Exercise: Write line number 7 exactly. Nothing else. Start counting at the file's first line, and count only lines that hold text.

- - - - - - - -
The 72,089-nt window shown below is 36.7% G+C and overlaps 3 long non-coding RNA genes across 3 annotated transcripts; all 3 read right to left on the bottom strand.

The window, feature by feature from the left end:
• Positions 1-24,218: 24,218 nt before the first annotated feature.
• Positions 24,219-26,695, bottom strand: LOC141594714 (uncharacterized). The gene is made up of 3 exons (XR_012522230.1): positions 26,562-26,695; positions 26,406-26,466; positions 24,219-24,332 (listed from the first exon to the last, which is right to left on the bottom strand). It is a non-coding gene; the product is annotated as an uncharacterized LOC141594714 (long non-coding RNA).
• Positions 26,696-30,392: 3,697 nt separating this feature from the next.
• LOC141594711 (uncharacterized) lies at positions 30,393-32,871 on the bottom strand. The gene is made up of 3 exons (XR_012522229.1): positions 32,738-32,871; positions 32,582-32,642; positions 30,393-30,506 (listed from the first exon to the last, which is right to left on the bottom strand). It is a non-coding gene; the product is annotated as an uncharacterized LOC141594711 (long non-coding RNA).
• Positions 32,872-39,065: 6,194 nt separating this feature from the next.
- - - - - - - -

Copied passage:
• Positions 32,872-39,065: 6,194 nt separating this feature from the next.